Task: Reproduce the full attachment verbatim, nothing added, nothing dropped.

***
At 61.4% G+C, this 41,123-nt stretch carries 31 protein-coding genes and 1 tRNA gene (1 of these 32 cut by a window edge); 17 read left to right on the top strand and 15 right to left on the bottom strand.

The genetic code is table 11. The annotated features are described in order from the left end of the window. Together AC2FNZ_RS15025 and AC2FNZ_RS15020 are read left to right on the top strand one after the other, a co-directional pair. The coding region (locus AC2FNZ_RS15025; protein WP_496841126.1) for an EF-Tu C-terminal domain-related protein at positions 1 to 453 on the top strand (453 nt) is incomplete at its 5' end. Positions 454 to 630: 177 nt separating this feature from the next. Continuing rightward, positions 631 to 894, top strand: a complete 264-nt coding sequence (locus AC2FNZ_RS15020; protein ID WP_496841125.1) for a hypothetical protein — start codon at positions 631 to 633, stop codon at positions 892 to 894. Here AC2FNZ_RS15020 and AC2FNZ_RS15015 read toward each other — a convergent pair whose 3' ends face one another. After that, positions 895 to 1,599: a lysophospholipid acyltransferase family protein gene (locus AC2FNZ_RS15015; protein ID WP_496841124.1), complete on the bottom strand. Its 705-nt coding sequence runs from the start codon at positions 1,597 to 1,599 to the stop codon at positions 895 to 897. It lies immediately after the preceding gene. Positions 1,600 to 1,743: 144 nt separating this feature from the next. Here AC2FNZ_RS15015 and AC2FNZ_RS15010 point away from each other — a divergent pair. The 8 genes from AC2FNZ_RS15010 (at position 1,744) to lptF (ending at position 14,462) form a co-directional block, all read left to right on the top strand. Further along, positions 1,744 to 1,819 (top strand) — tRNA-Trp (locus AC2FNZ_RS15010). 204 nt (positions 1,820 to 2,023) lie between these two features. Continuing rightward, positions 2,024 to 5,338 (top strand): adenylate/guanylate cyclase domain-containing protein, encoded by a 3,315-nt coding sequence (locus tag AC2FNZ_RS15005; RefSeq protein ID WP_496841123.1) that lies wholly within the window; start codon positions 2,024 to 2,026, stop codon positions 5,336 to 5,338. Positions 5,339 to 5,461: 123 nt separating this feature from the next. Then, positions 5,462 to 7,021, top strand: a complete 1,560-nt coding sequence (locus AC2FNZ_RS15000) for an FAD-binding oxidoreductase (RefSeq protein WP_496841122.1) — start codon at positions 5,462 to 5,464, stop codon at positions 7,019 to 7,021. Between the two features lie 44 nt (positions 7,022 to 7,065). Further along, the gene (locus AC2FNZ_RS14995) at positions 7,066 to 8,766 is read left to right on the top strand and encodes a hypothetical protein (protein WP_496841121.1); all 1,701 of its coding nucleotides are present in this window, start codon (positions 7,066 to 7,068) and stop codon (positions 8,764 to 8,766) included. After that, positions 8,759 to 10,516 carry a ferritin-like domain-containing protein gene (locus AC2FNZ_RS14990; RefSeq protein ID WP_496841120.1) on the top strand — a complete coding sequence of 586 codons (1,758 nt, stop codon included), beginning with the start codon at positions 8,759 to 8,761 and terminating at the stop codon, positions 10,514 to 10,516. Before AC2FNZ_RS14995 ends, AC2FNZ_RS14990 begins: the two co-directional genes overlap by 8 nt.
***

At 61.4% G+C, this 41,123-nt stretch carries 31 protein-coding genes and 1 tRNA gene (1 of these 32 cut by a window edge); 17 read left to right on the top strand and 15 right to left on the bottom strand.

The genetic code is table 11. The annotated features are described in order from the left end of the window. Together AC2FNZ_RS15025 and AC2FNZ_RS15020 are read left to right on the top strand one after the other, a co-directional pair. The coding region (locus AC2FNZ_RS15025; protein WP_496841126.1) for an EF-Tu C-terminal domain-related protein at positions 1 to 453 on the top strand (453 nt) is incomplete at its 5' end. Positions 454 to 630: 177 nt separating this feature from the next. Continuing rightward, positions 631 to 894, top strand: a complete 264-nt coding sequence (locus AC2FNZ_RS15020; protein ID WP_496841125.1) for a hypothetical protein — start codon at positions 631 to 633, stop codon at positions 892 to 894. Here AC2FNZ_RS15020 and AC2FNZ_RS15015 read toward each other — a convergent pair whose 3' ends face one another. After that, positions 895 to 1,599: a lysophospholipid acyltransferase family protein gene (locus AC2FNZ_RS15015; protein ID WP_496841124.1), complete on the bottom strand. Its 705-nt coding sequence runs from the start codon at positions 1,597 to 1,599 to the stop codon at positions 895 to 897. It lies immediately after the preceding gene. Positions 1,600 to 1,743: 144 nt separating this feature from the next. Here AC2FNZ_RS15015 and AC2FNZ_RS15010 point away from each other — a divergent pair. The 8 genes from AC2FNZ_RS15010 (at position 1,744) to lptF (ending at position 14,462) form a co-directional block, all read left to right on the top strand. Further along, positions 1,744 to 1,819 (top strand) — tRNA-Trp (locus AC2FNZ_RS15010). 204 nt (positions 1,820 to 2,023) lie between these two features. Continuing rightward, positions 2,024 to 5,338 (top strand): adenylate/guanylate cyclase domain-containing protein, encoded by a 3,315-nt coding sequence (locus tag AC2FNZ_RS15005; RefSeq protein ID WP_496841123.1) that lies wholly within the window; start codon positions 2,024 to 2,026, stop codon positions 5,336 to 5,338. Positions 5,339 to 5,461: 123 nt separating this feature from the next. Then, positions 5,462 to 7,021, top strand: a complete 1,560-nt coding sequence (locus AC2FNZ_RS15000) for an FAD-binding oxidoreductase (RefSeq protein WP_496841122.1) — start codon at positions 5,462 to 5,464, stop codon at positions 7,019 to 7,021. Between the two features lie 44 nt (positions 7,022 to 7,065). Further along, the gene (locus AC2FNZ_RS14995) at positions 7,066 to 8,766 is read left to right on the top strand and encodes a hypothetical protein (protein WP_496841121.1); all 1,701 of its coding nucleotides are present in this window, start codon (positions 7,066 to 7,068) and stop codon (positions 8,764 to 8,766) included. After that, positions 8,759 to 10,516 carry a ferritin-like domain-containing protein gene (locus AC2FNZ_RS14990; RefSeq protein ID WP_496841120.1) on the top strand — a complete coding sequence of 586 codons (1,758 nt, stop codon included), beginning with the start codon at positions 8,759 to 8,761 and terminating at the stop codon, positions 10,514 to 10,516. Before AC2FNZ_RS14995 ends, AC2FNZ_RS14990 begins: the two co-directional genes overlap by 8 nt.